There is no way to know what is coming, but you can prepare for it by planning at least a little bit. You've been taught not to plan, not to think, and not to hope. Everything will work out if you trust people who don't even care one iota about you aside from your wallet. You're just going to sit there and wait for the Good Guys to fix the world for you.

But the world will never be fixed. Human nature will always be broken. All you can do is make roadmaps that take it into consideration. We can still touch the stars even if we have cracks in us--we can still hope for better. We just need a plan.

Where we came from is a corporate dystopia based on humanist falsities and sloth, but where we can go next? The stars aren't even the limit. Who knows what is?

We'll figure it out. As long as we have roads to get there.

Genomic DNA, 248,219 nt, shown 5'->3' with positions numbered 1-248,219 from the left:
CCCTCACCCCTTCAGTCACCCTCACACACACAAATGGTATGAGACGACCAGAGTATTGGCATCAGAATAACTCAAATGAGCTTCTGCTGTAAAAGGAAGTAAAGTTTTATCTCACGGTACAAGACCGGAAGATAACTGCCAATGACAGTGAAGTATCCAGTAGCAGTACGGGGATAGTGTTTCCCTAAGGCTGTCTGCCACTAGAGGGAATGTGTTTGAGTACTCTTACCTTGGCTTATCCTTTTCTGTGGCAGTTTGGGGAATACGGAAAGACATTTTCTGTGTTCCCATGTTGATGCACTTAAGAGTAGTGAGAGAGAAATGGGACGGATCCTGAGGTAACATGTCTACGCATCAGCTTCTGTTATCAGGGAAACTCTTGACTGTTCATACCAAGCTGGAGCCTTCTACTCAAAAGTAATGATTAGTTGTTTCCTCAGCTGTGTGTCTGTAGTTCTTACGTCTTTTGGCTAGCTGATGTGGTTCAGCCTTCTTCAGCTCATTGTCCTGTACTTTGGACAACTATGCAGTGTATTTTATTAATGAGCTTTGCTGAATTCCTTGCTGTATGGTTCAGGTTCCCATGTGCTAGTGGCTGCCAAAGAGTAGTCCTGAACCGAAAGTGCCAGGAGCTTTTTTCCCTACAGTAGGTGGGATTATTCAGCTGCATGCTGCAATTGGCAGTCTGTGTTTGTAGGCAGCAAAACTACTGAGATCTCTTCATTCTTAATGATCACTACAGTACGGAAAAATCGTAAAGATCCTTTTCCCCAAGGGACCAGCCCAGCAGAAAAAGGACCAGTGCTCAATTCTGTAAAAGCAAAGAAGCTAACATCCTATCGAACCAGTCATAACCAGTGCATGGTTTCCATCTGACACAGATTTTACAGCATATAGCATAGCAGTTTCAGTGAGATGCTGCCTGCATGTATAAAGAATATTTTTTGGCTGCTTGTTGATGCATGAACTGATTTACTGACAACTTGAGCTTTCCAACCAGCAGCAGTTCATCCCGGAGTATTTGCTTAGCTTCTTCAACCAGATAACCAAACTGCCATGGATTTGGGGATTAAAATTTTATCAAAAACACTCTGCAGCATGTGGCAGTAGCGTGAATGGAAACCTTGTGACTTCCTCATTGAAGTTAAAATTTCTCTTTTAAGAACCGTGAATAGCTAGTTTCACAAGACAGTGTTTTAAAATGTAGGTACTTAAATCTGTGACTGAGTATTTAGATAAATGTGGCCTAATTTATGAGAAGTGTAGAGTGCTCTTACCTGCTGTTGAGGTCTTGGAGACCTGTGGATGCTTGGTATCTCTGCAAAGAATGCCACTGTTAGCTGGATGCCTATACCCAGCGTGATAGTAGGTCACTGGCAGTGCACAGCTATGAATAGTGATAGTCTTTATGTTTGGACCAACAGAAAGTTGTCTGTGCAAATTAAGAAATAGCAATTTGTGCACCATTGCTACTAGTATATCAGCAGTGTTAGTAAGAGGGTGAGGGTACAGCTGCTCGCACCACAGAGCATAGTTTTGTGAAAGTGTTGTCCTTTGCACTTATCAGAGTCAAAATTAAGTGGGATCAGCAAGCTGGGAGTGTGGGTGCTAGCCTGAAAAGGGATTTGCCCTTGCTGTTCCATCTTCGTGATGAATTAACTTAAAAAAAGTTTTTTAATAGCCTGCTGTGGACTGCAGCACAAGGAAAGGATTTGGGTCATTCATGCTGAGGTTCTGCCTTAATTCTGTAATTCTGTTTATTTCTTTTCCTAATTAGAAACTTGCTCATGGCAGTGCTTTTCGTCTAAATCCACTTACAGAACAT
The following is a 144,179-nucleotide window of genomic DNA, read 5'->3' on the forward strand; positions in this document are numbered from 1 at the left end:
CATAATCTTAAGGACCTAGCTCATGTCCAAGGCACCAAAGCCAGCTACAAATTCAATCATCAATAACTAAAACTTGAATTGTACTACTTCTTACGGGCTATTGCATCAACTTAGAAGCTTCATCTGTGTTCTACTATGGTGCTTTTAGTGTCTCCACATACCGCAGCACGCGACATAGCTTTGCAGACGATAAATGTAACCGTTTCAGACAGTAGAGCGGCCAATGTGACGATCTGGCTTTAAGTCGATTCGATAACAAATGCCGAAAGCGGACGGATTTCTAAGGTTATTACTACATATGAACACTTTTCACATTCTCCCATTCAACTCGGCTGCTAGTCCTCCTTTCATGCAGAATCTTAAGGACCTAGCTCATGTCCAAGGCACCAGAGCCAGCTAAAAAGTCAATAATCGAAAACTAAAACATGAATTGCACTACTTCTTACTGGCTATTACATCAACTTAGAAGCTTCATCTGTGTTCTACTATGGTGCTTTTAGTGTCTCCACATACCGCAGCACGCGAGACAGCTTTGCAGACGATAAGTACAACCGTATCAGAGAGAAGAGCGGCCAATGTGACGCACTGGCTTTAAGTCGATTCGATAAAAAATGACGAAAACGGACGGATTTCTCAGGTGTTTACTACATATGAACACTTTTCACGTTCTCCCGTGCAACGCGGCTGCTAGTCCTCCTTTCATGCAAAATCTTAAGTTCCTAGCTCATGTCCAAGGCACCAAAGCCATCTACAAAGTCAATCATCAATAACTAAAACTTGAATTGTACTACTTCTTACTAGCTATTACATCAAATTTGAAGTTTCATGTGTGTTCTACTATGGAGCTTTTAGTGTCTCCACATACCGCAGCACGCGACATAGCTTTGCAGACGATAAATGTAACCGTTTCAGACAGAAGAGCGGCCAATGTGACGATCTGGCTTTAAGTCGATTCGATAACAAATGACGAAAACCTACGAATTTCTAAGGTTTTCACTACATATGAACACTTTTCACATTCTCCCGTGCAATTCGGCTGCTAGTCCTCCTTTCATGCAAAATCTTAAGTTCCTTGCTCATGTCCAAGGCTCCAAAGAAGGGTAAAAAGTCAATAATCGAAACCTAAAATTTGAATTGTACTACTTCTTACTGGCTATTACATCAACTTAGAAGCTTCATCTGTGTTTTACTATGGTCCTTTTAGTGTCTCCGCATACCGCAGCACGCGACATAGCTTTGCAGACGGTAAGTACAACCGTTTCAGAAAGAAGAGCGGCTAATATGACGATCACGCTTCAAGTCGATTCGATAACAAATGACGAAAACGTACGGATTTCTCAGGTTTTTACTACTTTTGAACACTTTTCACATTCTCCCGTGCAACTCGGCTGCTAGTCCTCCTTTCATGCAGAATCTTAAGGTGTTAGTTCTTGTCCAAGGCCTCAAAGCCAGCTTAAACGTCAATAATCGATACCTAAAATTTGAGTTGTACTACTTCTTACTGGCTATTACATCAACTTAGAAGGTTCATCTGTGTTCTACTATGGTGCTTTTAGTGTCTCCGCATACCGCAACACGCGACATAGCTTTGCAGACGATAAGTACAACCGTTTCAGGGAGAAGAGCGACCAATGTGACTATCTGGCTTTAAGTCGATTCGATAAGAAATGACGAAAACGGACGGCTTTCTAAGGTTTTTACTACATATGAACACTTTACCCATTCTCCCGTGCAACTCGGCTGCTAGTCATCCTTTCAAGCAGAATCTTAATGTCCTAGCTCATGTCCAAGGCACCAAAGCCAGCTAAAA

1. I don't have a lot of time to play videogames these days, so Destiny 2 has become my guilty pleasure. And it's interesting, because it's a microcosm of everything you talk about here. The original Destiny was made by the creators of Halo, and there was distinct Christian influence in the writing. Good vs. evil. A vision for a better future. Becoming your best self. Etc. But as the original creators slowly left and new folks rotated in for Destiny 2, those Christian themes are being subverted, one by one. And these new people don't have a better vision. They have nothing to replace it with. There is no future, once they have turned Good into Evil. And it's putting cracks into the storytelling that don't bode well for the future of the game, both in lore and for the playerbase. More and more, the game depends upon PVP, which isn't that great, anyway. World of Warcraft rotted from the inside, too, but slower, because the original creators hung around longer. It makes me sad, because Destiny really did have the seeds of greatness. But when you remove the Christian worldview, you have nothing.